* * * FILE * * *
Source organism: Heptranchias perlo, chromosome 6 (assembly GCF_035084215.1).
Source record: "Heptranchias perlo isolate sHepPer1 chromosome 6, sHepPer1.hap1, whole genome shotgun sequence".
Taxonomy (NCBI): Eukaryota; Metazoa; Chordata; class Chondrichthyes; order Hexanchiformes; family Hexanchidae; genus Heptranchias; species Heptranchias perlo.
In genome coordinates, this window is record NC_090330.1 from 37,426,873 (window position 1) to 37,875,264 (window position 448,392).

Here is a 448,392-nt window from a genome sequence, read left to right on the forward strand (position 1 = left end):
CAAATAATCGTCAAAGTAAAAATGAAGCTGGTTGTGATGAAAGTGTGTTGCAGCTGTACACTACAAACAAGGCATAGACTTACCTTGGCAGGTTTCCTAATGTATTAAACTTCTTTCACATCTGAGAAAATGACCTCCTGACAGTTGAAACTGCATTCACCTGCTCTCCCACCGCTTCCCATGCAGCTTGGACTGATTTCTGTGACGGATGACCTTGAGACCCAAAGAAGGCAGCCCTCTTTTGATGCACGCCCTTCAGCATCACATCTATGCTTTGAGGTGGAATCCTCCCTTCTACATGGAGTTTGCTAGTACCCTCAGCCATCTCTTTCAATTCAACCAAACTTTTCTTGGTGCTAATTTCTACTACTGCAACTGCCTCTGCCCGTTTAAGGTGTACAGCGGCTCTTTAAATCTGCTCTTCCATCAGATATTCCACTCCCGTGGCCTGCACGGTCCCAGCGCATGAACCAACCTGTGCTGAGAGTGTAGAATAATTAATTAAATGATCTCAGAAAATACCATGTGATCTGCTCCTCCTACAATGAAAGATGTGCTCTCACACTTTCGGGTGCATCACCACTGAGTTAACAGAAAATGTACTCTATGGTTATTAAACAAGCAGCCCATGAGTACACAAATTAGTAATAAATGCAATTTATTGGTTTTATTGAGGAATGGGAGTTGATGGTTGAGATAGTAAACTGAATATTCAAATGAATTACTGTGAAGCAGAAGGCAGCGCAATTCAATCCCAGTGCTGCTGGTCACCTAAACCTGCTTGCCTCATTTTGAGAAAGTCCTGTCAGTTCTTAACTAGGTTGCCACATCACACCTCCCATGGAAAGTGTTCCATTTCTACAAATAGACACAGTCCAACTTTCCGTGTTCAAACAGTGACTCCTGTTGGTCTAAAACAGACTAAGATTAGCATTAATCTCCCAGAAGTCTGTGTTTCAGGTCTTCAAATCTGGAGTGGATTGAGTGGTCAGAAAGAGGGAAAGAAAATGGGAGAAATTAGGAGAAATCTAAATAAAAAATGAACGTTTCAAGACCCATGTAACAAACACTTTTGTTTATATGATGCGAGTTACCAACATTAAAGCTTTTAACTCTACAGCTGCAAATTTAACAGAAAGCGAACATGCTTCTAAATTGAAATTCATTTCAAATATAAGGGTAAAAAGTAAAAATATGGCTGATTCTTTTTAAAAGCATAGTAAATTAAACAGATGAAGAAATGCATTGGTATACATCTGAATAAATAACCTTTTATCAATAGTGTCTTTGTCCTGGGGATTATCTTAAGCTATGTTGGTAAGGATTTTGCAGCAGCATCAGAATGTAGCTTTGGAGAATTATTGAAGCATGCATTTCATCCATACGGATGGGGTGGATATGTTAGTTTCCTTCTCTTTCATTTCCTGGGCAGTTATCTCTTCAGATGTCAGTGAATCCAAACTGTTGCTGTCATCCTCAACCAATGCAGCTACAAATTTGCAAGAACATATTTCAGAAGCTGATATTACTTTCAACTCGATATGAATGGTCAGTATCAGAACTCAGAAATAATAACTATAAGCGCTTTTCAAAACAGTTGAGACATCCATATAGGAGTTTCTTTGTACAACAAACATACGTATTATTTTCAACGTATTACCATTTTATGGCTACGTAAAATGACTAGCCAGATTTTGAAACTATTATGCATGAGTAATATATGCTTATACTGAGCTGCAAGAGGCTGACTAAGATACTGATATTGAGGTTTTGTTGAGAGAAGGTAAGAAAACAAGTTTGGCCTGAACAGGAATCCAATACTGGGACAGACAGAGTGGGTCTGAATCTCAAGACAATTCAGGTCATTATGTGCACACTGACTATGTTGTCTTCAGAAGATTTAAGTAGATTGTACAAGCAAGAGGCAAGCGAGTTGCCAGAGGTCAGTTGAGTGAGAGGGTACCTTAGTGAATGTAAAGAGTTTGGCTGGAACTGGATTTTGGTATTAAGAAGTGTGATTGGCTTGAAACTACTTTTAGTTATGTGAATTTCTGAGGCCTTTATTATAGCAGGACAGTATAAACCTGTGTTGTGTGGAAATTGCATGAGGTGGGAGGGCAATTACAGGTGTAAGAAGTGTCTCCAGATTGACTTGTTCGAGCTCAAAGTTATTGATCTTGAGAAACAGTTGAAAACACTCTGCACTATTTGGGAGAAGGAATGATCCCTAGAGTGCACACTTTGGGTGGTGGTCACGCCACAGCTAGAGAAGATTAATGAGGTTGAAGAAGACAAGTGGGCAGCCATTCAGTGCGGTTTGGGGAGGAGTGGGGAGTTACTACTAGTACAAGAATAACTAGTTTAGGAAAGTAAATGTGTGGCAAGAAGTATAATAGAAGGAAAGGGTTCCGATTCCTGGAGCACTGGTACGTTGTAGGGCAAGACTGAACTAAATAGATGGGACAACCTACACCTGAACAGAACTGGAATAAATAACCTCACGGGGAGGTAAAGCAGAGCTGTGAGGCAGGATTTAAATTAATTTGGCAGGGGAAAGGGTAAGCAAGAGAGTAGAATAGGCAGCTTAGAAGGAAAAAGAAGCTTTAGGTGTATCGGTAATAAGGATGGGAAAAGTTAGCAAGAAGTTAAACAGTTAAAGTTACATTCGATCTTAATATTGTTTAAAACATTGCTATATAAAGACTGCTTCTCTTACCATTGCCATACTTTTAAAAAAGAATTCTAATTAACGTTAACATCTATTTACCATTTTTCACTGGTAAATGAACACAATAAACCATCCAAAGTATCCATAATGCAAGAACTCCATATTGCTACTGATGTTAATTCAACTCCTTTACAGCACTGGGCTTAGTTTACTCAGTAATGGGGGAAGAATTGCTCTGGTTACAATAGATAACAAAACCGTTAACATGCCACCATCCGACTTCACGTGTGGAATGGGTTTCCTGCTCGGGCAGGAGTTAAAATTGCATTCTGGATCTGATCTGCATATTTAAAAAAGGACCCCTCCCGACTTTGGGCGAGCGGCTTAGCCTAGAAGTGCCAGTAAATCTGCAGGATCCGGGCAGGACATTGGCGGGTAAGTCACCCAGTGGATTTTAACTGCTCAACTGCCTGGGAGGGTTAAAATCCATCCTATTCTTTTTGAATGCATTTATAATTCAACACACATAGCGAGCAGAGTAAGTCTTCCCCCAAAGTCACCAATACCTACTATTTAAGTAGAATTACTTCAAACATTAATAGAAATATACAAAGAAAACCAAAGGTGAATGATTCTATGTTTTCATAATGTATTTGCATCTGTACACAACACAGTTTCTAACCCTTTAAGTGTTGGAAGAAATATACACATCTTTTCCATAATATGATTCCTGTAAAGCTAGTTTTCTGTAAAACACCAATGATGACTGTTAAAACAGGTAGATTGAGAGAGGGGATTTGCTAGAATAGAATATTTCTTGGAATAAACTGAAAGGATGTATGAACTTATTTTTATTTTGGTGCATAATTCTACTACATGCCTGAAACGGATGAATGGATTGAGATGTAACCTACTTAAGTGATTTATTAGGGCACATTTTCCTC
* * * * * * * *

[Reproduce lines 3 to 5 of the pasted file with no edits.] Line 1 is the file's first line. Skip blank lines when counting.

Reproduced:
Taxonomy (NCBI): Eukaryota; Metazoa; Chordata; class Chondrichthyes; order Hexanchiformes; family Hexanchidae; genus Heptranchias; species Heptranchias perlo.
In genome coordinates, this window is record NC_090330.1 from 37,426,873 (window position 1) to 37,875,264 (window position 448,392).

Here is a 448,392-nt window from a genome sequence, read left to right on the forward strand (position 1 = left end):